A report from Russian Analytic Credit Rating Agency (ARCA) released Thursday, June 7, states that cryptocurrency is not yet usable as a means of payment.
According to ARCA, cryptocurrency “does not currently fully perform any of the functions of money” as the exchange rate volatility is too high -- comparable with the volatility of food prices -- to allow it to be efficient as payment.
The report also notes that the use of crypto “does not yet reduce transaction costs in the economy” due to its “energy inefficiency [...] lack of economies of scale in the provision of cybersecurity [and] the low speed of entries in the register [blockchain]:”
“All of these factors lower the value of the potential advantage, which is the reduction in the number of intermediaries in settlements (of banks).”
ARCA writes that a comparison of crypto with fiat currencies with “their own intrinsic value” highlights how cryptocurrency’s market value is “formed mainly on expectations of investors' readiness to sell it in the future at a higher price.”
The factors that could increase the use of cryptocurrency, according to ARCA, including the “toughening of sanctions against the backdrop of growing foreign policy and external economic tensions.”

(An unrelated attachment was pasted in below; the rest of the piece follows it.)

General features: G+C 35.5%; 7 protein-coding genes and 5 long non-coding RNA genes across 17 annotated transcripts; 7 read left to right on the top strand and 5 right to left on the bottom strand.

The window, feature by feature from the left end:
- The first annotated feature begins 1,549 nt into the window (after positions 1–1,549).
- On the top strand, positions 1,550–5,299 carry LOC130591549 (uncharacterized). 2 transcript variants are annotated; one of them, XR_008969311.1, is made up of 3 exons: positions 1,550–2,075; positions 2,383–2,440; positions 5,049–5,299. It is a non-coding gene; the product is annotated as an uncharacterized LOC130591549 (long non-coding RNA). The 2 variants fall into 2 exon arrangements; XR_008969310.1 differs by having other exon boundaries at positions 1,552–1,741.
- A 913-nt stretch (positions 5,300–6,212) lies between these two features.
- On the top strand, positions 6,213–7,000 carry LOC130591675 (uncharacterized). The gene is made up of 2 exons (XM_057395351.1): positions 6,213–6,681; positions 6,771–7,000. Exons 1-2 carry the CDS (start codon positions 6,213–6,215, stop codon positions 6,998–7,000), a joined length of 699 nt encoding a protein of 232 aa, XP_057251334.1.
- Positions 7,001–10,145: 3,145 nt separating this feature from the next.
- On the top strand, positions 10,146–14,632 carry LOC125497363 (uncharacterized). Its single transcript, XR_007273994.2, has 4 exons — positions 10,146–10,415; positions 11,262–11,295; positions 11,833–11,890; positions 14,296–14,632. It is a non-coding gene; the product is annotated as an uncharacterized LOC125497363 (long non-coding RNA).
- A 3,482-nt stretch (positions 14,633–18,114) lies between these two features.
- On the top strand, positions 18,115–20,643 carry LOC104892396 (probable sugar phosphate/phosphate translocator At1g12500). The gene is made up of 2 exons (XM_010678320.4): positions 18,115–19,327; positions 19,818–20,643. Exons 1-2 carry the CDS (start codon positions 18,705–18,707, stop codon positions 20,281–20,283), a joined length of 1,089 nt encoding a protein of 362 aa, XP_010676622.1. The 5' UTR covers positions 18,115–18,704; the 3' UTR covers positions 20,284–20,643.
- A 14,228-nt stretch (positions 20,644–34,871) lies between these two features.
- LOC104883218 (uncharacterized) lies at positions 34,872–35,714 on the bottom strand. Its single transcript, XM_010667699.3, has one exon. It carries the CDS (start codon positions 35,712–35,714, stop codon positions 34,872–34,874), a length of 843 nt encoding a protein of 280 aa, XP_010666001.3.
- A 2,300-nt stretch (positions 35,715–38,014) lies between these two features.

Yesterday, during his annual live question and answer with the public, Russian president Vladimir Putin spoke ambiguously but mainly negatively about cryptocurrency.
However, Putin did note that Russia will look into how they can use cryptocurrency to “avoid any restrictions in the field of international financial activity,” which could have been a reference to avoiding the Western sanctions currently imposed on the country.
The ARCA report concludes the cryptocurrency use in the future of Russia is unlikely to become widespread due to the “fairly tough approach to regulation by the Central Bank of the Russian Federation, high investment risks, an inadequate number of companies ready to accept payment for their goods and services in cryptocurrency, [...] and lack of guarantees for the safety of funds inherent in traditional money.”
Russia’s major crypto and blockchain-related bill, “On Digital Financial Assets,” was almost unanimously approved during its first reading at the end of May in the State Duma. The final version of the crypto regulation legislation is set to be passed by July 1.